Farmers are the way to our hearts

My fascination with ad campaigns began long before Mad Men took us into the smokey boardrooms where ideas and fortunes take shape. Advertisers get a lot of well-deserved flack for engineering the siren songs that drive our overly-materialistic society, but my fascination lies in the simple truth that good advertisers are simply tapping in to what we want. What we really want. No matter how much we claim fidelity, it is their job to see us for the lovelorn sailors we really are and sing accordingly. Sometimes they’re right, and sometimes they’re wrong, but either way we get a peek into what their focus groups and national polls are saying about America.

Which is why I rejoiced when I saw one of last night’s most popular super Bowl ads:

It seems the folks at Chrysler took the temperature of the room and decided that farmers are the way to our hearts. To understand the full implication of this assessment, remember that less than one percent of the U.S. population claim farming as their occupation, meaning that Chrysler surely isn’t planning to make their fortune by selling Ram trucks to the agricultural set. Rather, they are gambling that the words of Paul Harvey (an Oklahoma, I might add) will speak to all of us who like to buy eggs from the farmers’ market or wax nostalgic about the summers we spent helping our grandmother shell her garden peas.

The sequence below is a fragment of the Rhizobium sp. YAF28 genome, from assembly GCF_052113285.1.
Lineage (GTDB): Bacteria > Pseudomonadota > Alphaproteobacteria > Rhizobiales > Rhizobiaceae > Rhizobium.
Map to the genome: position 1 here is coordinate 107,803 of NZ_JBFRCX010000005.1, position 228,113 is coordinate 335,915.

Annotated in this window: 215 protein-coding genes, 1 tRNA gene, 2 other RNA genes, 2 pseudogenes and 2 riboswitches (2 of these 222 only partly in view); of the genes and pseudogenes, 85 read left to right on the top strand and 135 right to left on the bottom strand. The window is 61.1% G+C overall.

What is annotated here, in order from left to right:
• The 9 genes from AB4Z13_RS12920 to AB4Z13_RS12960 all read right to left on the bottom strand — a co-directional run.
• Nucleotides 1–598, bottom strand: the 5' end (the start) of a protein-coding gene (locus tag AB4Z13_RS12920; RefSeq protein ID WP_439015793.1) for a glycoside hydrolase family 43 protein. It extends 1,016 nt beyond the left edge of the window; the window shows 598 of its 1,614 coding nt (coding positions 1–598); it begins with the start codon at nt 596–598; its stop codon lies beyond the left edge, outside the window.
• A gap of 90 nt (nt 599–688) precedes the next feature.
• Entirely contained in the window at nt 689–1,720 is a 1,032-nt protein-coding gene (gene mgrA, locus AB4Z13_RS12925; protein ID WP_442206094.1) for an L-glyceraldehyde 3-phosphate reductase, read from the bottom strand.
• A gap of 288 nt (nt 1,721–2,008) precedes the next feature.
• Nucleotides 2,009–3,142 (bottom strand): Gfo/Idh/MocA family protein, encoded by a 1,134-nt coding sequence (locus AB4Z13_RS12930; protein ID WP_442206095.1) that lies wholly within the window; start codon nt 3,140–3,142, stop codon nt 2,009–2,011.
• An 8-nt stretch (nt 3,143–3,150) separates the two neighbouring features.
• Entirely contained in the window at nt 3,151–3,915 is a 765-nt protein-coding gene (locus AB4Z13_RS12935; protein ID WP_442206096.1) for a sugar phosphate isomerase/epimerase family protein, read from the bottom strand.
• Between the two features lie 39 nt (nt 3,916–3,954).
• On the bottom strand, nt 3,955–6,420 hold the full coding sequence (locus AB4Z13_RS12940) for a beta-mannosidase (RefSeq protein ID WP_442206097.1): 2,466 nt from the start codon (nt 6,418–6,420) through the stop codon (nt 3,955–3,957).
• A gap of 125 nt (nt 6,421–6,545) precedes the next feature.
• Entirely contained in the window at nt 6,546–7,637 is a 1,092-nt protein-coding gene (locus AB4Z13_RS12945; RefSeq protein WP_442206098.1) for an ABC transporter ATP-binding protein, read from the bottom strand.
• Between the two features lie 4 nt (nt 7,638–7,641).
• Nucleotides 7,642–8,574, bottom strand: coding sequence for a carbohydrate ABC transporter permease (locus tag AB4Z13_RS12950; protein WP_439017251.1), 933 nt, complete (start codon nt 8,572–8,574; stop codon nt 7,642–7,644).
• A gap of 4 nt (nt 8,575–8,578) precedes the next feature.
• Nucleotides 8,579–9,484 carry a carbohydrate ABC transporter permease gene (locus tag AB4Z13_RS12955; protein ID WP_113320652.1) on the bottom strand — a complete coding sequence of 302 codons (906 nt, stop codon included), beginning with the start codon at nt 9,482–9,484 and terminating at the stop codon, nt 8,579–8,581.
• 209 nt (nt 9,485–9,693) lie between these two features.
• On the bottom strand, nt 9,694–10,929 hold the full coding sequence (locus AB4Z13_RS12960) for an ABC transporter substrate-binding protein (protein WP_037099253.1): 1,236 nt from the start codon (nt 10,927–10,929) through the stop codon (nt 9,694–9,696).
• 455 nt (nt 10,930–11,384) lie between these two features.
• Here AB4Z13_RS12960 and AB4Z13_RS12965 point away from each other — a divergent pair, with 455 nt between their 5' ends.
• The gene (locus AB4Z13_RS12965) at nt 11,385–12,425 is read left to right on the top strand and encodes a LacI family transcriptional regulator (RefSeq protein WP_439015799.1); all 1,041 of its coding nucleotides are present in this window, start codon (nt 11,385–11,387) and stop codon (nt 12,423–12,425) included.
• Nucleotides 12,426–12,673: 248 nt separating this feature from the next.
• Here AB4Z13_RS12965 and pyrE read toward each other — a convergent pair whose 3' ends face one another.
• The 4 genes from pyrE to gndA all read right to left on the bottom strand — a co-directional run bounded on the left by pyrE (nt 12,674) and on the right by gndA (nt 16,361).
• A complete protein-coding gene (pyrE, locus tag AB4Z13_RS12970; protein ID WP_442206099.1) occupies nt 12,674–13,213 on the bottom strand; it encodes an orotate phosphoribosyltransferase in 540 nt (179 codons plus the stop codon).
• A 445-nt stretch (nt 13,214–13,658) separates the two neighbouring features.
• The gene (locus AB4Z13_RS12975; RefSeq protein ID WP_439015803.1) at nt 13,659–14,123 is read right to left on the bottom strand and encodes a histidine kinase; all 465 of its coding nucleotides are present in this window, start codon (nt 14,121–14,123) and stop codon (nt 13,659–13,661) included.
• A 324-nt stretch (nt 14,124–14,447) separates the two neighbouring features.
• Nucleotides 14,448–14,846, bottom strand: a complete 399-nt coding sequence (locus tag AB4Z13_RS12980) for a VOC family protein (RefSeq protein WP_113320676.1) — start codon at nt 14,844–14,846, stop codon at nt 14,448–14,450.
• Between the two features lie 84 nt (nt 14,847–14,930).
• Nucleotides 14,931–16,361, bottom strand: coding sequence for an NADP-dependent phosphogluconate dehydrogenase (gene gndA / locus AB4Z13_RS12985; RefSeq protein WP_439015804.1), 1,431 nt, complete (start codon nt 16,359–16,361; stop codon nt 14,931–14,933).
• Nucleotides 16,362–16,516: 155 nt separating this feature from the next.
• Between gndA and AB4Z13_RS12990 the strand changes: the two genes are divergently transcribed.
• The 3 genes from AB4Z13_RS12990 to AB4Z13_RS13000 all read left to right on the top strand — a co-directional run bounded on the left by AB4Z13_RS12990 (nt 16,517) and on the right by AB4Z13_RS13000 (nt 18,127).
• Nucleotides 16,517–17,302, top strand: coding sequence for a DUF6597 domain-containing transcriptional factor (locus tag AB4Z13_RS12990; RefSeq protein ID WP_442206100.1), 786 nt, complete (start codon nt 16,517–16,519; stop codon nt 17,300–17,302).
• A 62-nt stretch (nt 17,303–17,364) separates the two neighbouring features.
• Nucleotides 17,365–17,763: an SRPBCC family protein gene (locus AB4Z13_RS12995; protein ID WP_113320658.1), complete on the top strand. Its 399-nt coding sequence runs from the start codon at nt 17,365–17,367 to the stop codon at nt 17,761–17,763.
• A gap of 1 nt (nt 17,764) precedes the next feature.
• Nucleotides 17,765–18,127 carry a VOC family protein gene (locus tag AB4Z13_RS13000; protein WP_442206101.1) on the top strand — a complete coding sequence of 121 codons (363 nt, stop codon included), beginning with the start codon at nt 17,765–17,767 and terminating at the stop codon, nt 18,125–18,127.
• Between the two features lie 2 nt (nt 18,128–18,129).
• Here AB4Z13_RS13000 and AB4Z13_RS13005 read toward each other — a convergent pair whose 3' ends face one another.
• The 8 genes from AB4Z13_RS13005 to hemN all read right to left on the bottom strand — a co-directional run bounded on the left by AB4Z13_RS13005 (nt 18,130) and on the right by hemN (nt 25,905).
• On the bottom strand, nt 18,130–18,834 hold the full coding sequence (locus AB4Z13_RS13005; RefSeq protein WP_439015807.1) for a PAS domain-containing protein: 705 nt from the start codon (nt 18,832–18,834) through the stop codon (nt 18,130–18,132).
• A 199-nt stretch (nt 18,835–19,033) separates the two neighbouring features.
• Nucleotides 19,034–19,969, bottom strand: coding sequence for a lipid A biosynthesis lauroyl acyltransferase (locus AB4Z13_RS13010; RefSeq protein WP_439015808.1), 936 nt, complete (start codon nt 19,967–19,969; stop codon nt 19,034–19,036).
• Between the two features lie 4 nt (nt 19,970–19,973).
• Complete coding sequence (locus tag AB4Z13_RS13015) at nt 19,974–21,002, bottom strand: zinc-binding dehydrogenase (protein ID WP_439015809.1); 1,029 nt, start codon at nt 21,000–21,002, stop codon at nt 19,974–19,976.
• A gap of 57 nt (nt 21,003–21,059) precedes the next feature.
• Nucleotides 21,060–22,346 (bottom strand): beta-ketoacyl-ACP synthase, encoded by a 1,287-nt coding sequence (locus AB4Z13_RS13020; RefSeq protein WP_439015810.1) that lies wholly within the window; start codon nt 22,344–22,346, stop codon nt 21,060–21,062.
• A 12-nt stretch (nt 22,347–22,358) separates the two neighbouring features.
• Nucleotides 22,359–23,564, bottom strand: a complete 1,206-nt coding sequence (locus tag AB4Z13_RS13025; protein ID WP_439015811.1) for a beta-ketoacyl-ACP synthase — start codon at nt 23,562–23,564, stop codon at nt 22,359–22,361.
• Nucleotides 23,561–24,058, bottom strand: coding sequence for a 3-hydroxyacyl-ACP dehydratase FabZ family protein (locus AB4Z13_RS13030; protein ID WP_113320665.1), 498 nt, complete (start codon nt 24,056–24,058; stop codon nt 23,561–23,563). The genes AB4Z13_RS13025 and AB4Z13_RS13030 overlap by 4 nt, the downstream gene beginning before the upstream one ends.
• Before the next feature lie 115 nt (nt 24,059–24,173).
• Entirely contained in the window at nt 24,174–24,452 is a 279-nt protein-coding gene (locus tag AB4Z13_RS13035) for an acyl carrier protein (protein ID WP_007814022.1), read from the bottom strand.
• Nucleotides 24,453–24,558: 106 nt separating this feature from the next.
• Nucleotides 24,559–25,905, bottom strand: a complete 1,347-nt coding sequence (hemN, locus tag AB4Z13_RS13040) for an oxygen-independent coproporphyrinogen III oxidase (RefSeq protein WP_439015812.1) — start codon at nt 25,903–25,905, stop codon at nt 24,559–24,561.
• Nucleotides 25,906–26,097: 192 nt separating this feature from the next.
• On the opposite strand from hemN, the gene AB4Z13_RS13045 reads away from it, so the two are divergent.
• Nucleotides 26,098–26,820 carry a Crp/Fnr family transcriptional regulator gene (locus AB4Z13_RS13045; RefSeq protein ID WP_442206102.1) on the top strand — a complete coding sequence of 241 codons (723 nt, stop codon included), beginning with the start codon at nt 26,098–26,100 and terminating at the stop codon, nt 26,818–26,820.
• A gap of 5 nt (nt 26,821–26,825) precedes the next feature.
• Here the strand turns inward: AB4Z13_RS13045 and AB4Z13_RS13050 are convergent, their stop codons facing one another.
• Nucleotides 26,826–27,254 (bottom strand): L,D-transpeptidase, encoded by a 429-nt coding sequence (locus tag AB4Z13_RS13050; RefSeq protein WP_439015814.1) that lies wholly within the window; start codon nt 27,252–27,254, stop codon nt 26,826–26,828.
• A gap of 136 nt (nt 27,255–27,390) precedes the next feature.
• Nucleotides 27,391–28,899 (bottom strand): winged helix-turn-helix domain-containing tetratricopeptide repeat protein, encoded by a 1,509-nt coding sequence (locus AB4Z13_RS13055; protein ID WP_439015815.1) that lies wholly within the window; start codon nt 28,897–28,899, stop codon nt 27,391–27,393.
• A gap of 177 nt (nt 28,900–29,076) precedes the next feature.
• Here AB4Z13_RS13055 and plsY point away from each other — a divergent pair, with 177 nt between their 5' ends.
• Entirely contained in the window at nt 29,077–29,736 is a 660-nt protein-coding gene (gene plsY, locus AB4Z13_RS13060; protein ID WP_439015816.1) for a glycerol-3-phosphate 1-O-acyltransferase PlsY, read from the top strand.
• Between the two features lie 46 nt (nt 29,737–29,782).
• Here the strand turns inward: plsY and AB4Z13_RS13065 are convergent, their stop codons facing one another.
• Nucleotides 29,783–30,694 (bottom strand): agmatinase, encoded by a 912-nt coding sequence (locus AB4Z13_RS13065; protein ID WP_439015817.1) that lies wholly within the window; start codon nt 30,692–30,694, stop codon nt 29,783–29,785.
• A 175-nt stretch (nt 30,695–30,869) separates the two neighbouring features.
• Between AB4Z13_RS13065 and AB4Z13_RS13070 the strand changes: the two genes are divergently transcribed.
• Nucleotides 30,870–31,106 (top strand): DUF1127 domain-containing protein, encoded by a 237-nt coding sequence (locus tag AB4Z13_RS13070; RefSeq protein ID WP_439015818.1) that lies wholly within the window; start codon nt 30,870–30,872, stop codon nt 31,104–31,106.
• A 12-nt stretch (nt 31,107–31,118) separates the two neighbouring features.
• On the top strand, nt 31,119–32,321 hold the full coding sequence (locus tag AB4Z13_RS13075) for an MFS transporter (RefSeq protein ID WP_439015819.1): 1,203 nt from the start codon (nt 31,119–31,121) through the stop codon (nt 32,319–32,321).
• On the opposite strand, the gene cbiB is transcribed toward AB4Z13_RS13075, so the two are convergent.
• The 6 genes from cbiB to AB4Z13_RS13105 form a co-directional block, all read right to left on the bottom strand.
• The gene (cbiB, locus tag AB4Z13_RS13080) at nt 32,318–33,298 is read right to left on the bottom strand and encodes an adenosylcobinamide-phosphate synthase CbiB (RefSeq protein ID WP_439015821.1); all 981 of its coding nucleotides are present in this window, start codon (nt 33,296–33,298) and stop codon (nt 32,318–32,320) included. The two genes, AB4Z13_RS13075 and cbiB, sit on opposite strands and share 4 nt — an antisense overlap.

Food has always been the way to our hearts, and it seems America is finally waking up to the fact that farmers are the way to food.

Ram isn’t the first player at the table: check out this ad series for Lays. I’m not in love with the fact that some of the very processed food producers and hawkers who helped drive our national food system into the ground are now trying to capitalize on the growing interest in transparent agriculture.

Now that we are all listening to the same song, let’s recognize the sirens for what they really are and steer clear of the rocks.

PS: Another refreshing cultural barometer is buried in this ad by Toyota. When a little girl asks to be a princess, her fantasy includes a war horse and there’s nothing pink in sight.


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